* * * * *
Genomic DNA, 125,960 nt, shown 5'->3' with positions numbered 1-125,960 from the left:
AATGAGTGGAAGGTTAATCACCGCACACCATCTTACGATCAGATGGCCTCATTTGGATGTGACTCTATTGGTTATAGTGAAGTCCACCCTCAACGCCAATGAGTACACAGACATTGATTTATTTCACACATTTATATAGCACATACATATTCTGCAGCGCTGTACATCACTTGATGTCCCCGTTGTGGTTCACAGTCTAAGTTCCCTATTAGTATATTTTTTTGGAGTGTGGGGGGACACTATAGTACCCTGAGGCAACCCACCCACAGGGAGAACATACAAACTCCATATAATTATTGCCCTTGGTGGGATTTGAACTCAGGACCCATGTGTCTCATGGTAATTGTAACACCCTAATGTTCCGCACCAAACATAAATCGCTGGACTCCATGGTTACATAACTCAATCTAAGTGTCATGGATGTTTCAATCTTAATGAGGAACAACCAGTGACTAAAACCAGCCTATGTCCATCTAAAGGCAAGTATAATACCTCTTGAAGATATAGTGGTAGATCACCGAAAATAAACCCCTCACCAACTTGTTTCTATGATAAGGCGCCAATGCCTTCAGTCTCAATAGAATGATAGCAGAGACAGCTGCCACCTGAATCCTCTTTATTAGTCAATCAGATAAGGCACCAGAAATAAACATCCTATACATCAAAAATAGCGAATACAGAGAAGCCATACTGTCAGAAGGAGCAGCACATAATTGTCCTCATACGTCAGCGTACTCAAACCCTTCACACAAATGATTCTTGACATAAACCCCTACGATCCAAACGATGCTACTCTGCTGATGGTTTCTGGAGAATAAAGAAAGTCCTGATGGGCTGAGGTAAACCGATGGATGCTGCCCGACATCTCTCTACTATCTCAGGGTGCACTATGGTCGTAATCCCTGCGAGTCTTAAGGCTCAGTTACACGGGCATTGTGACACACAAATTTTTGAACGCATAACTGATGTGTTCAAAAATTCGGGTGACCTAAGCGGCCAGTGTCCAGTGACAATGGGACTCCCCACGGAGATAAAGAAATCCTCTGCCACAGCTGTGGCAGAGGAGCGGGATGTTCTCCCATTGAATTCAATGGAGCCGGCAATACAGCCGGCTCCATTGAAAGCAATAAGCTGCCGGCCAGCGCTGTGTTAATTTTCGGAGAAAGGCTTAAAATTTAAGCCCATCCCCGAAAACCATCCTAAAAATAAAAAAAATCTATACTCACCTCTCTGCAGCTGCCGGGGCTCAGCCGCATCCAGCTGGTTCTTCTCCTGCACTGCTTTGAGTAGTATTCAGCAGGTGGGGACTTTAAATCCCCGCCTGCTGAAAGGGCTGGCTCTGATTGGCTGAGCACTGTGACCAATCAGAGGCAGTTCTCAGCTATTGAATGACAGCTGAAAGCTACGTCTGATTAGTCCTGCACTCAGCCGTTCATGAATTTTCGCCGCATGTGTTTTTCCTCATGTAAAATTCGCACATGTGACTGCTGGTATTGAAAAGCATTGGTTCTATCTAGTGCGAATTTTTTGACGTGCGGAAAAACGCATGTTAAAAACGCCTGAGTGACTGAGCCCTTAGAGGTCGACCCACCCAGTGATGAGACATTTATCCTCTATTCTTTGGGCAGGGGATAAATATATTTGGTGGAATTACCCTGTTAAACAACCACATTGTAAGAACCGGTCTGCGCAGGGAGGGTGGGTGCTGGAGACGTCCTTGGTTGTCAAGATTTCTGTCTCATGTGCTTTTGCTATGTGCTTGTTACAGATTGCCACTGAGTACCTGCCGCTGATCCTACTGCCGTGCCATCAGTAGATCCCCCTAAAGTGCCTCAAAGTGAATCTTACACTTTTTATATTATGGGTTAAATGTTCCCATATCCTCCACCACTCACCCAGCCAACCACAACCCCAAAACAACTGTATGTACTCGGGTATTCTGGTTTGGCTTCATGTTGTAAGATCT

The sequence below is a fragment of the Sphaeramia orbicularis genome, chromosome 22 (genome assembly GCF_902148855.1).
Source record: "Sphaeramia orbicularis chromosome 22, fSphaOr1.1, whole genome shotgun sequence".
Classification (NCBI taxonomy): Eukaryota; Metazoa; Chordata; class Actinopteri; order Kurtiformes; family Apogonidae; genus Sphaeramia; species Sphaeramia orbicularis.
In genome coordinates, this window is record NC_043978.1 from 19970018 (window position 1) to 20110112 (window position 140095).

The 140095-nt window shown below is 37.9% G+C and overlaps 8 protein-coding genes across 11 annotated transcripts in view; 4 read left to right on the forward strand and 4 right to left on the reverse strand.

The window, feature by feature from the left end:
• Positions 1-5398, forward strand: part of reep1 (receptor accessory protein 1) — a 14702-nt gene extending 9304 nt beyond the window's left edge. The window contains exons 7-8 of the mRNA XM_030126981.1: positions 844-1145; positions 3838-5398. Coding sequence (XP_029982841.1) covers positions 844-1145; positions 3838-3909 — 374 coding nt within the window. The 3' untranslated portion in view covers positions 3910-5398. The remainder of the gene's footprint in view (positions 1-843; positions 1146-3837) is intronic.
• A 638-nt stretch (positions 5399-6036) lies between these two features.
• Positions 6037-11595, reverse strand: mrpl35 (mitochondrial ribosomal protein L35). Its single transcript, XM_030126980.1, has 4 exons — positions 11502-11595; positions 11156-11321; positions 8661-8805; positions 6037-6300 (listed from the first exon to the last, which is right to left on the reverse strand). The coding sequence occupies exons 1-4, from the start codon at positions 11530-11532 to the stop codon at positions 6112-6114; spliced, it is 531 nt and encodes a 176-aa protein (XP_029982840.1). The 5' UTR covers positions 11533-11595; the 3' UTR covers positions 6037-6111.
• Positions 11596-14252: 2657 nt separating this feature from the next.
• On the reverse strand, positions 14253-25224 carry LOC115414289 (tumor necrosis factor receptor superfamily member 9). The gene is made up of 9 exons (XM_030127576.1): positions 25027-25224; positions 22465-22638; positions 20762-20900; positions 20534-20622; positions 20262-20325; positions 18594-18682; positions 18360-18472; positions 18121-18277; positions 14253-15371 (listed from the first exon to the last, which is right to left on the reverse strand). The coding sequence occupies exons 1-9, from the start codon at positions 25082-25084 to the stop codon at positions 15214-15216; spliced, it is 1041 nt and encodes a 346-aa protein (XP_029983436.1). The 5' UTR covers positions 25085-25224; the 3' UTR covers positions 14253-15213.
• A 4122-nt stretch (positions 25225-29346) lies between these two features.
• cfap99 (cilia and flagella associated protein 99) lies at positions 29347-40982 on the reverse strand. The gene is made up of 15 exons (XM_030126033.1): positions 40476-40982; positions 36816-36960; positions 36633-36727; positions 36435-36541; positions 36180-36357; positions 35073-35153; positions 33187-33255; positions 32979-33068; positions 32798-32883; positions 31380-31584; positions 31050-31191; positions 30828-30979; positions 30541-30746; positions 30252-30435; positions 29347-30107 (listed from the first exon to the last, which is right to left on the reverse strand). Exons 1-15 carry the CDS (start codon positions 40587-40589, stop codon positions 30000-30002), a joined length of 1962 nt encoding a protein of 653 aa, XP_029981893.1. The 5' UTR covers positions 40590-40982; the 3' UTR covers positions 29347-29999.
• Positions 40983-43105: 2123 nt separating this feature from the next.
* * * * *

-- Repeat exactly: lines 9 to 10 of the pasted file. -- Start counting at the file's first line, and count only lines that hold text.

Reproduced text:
• Positions 1-5398, forward strand: part of reep1 (receptor accessory protein 1) — a 14702-nt gene extending 9304 nt beyond the window's left edge. The window contains exons 7-8 of the mRNA XM_030126981.1: positions 844-1145; positions 3838-5398. Coding sequence (XP_029982841.1) covers positions 844-1145; positions 3838-3909 — 374 coding nt within the window. The 3' untranslated portion in view covers positions 3910-5398. The remainder of the gene's footprint in view (positions 1-843; positions 1146-3837) is intronic.
• A 638-nt stretch (positions 5399-6036) lies between these two features.